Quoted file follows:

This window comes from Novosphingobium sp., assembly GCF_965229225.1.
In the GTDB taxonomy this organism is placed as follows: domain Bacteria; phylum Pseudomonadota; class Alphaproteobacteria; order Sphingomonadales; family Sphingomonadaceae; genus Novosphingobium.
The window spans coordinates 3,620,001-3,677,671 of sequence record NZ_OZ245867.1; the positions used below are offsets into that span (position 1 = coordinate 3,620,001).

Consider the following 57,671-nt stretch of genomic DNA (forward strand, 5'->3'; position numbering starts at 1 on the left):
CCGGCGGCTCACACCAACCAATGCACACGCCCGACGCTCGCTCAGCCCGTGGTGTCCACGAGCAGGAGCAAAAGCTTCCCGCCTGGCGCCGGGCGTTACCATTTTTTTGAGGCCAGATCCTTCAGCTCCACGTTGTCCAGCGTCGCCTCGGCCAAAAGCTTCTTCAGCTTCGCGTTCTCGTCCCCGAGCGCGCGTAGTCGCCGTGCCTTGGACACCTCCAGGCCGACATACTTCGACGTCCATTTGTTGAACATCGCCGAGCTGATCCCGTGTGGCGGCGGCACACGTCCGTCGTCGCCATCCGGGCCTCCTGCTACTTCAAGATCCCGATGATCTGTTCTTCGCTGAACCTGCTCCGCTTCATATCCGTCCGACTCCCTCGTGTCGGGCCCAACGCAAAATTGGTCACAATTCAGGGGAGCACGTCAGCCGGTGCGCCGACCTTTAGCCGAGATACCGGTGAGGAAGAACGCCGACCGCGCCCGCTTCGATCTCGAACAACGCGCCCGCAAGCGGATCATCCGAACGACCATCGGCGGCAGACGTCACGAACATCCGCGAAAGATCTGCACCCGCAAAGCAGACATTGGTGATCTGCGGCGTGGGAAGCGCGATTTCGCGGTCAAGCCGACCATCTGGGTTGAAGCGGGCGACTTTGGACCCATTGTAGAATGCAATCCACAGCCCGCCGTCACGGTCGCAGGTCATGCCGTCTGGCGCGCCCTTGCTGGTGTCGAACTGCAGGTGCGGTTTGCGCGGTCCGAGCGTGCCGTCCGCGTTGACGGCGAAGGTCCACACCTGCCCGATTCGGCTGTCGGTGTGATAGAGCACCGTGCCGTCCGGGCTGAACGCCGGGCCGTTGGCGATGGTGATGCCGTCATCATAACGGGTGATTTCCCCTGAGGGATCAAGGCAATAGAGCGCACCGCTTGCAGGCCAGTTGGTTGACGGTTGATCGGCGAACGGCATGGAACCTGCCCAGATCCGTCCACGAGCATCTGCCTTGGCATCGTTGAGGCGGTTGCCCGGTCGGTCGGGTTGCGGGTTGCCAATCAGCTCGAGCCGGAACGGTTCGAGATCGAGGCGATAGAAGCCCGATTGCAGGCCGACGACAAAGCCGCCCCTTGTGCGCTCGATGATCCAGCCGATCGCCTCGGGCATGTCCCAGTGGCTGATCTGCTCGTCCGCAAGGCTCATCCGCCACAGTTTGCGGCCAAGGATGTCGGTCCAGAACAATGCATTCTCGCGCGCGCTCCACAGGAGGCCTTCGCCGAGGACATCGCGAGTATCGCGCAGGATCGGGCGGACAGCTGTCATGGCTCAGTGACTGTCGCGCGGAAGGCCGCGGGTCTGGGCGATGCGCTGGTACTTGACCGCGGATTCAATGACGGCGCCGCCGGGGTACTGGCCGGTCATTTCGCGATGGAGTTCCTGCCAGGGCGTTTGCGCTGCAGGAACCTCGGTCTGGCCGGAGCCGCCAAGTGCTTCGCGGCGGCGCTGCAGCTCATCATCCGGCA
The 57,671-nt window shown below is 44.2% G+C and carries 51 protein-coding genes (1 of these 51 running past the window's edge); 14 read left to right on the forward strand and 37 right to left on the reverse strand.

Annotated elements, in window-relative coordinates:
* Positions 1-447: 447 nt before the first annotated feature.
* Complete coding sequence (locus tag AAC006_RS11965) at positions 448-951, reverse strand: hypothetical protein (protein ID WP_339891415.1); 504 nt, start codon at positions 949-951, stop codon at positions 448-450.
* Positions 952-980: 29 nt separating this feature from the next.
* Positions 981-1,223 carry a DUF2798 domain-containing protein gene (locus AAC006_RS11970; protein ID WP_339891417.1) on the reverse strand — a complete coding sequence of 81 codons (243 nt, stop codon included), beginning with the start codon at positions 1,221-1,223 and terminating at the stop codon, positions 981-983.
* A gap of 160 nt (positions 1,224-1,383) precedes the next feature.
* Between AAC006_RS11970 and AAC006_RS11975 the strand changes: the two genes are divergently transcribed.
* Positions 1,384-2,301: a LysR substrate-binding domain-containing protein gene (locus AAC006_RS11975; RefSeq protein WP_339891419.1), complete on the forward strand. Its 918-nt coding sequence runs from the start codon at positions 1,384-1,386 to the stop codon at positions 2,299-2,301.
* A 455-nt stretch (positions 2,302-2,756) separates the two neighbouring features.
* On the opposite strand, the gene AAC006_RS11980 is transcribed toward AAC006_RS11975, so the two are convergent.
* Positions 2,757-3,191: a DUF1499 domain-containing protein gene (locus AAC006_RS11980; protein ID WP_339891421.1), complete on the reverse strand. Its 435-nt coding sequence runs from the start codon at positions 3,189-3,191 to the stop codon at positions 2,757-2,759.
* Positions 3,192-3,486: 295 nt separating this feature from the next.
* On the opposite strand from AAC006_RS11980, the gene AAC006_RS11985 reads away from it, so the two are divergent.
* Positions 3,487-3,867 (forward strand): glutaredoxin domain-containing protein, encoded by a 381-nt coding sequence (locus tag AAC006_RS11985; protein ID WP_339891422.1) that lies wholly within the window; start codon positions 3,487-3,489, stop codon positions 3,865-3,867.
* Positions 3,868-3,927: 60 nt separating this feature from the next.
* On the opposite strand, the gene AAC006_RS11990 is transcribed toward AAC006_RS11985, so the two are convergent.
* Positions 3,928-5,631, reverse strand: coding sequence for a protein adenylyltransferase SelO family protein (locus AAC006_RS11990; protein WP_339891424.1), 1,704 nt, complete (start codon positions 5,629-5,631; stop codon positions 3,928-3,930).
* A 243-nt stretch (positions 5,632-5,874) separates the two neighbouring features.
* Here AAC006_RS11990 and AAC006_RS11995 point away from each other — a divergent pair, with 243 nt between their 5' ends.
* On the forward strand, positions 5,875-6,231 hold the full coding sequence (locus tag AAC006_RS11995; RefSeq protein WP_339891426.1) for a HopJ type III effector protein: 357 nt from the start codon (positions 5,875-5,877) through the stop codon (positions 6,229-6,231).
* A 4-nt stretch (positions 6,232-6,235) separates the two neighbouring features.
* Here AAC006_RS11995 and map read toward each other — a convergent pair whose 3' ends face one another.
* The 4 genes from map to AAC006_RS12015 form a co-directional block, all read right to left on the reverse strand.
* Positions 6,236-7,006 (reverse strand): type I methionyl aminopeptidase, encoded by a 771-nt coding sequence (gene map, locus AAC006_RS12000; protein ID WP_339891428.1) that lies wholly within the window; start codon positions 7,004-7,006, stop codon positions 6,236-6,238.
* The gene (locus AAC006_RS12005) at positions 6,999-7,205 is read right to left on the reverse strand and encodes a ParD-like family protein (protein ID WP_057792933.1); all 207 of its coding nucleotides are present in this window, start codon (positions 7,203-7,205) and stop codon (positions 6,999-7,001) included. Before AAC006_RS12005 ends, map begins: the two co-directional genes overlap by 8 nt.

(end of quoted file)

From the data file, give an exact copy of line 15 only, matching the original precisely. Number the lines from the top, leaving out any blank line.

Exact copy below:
* A 455-nt stretch (positions 2,302-2,756) separates the two neighbouring features.